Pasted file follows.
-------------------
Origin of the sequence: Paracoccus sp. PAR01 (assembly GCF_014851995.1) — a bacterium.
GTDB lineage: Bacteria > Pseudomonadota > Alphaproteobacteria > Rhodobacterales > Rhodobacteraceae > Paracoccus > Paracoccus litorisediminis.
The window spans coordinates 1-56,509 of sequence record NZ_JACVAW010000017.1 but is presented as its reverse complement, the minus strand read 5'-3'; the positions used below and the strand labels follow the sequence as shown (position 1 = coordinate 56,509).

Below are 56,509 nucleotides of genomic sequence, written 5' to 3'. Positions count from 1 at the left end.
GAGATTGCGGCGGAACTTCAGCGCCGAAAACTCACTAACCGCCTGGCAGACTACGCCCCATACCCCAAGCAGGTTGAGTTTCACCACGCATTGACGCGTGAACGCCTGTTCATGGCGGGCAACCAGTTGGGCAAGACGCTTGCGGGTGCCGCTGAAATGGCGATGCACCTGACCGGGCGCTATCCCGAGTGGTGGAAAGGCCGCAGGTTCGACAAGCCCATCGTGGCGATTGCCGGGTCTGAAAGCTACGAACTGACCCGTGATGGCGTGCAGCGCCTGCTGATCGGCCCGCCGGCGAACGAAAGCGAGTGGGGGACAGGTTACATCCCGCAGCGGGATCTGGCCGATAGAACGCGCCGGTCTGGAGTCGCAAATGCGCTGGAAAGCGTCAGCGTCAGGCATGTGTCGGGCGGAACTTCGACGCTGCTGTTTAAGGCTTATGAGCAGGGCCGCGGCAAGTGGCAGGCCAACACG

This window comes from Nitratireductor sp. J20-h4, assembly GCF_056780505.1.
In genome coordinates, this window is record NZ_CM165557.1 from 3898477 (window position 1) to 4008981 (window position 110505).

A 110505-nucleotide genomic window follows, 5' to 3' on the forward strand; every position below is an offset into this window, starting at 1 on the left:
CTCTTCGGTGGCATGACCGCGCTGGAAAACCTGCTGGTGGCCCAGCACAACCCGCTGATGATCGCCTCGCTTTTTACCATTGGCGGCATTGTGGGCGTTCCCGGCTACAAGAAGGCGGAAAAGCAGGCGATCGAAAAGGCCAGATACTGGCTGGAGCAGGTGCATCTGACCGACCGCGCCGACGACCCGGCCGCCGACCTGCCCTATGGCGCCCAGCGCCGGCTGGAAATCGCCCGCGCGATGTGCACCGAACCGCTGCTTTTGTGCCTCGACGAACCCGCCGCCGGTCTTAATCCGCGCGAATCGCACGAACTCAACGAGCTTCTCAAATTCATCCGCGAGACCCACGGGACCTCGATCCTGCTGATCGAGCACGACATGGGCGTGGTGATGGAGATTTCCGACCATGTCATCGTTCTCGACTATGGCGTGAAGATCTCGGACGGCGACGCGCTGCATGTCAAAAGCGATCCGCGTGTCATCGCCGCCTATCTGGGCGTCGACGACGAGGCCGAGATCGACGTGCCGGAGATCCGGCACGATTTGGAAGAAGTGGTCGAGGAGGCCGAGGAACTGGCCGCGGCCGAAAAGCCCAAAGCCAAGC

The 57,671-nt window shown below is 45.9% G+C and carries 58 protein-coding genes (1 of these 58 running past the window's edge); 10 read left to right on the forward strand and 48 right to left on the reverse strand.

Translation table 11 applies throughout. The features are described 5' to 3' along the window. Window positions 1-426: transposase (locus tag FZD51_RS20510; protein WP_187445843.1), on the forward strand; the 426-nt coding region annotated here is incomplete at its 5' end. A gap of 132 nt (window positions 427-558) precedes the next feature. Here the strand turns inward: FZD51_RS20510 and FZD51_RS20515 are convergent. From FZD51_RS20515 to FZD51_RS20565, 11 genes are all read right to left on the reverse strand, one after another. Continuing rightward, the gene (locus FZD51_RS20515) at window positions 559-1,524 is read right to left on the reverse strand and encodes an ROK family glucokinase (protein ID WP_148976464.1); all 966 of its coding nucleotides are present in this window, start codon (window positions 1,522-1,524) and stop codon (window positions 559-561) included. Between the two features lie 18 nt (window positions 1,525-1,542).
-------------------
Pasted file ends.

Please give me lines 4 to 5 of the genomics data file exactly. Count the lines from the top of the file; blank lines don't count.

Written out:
Below are 56,509 nucleotides of genomic sequence, written 5' to 3'. Positions count from 1 at the left end.
GAGATTGCGGCGGAACTTCAGCGCCGAAAACTCACTAACCGCCTGGCAGACTACGCCCCATACCCCAAGCAGGTTGAGTTTCACCACGCATTGACGCGTGAACGCCTGTTCATGGCGGGCAACCAGTTGGGCAAGACGCTTGCGGGTGCCGCTGAAATGGCGATGCACCTGACCGGGCGCTATCCCGAGTGGTGGAAAGGCCGCAGGTTCGACAAGCCCATCGTGGCGATTGCCGGGTCTGAAAGCTACGAACTGACCCGTGATGGCGTGCAGCGCCTGCTGATCGGCCCGCCGGCGAACGAAAGCGAGTGGGGGACAGGTTACATCCCGCAGCGGGATCTGGCCGATAGAACGCGCCGGTCTGGAGTCGCAAATGCGCTGGAAAGCGTCAGCGTCAGGCATGTGTCGGGCGGAACTTCGACGCTGCTGTTTAAGGCTTATGAGCAGGGCCGCGGCAAGTGGCAGGCCAACACG